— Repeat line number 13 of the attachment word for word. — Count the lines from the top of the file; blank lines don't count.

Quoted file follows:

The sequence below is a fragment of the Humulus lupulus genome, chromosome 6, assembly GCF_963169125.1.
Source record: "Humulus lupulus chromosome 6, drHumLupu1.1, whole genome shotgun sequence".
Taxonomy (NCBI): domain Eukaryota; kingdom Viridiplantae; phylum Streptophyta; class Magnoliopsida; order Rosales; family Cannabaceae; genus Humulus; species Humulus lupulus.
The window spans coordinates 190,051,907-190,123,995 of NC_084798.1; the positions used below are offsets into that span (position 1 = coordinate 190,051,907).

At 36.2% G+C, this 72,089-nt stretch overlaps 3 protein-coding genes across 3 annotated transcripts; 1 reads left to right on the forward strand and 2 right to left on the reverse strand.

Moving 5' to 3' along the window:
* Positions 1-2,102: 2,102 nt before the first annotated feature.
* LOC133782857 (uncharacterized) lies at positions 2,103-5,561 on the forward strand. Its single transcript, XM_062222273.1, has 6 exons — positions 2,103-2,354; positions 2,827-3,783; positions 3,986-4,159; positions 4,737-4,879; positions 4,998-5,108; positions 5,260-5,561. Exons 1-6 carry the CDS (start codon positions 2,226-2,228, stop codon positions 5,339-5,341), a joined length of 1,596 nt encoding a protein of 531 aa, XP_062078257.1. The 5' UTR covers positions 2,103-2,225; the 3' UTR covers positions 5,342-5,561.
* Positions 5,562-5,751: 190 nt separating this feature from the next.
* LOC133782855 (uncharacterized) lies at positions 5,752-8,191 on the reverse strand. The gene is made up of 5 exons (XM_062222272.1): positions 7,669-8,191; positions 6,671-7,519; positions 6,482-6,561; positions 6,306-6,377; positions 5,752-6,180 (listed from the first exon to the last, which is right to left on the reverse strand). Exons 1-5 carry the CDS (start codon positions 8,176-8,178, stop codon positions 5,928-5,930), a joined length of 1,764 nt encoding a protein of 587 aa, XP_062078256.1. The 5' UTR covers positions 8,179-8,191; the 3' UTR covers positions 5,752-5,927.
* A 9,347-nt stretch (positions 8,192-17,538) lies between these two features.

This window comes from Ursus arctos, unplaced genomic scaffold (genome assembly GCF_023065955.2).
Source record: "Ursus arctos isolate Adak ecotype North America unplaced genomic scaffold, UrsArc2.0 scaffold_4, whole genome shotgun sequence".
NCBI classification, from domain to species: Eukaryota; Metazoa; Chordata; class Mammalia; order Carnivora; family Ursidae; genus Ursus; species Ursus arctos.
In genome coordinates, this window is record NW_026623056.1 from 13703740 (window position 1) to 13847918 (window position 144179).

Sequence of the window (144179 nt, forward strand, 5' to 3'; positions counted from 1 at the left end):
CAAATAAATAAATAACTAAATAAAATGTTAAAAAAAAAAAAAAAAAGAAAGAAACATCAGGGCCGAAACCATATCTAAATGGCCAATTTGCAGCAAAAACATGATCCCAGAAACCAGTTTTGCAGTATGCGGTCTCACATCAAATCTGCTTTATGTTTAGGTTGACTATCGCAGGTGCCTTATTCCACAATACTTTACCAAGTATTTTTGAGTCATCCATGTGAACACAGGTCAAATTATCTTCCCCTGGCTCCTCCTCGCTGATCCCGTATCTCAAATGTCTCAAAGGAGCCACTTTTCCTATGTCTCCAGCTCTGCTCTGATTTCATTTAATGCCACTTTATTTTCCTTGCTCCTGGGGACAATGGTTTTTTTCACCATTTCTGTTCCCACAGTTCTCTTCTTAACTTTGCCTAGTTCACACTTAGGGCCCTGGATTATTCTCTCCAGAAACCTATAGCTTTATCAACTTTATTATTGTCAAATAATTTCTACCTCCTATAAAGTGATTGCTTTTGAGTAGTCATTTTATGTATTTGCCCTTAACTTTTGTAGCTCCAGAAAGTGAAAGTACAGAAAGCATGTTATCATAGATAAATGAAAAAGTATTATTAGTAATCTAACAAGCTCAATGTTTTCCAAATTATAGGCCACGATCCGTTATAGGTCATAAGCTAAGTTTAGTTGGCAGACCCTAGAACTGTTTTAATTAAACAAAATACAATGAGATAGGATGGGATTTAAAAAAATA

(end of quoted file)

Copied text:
Source record: "Ursus arctos isolate Adak ecotype North America unplaced genomic scaffold, UrsArc2.0 scaffold_4, whole genome shotgun sequence".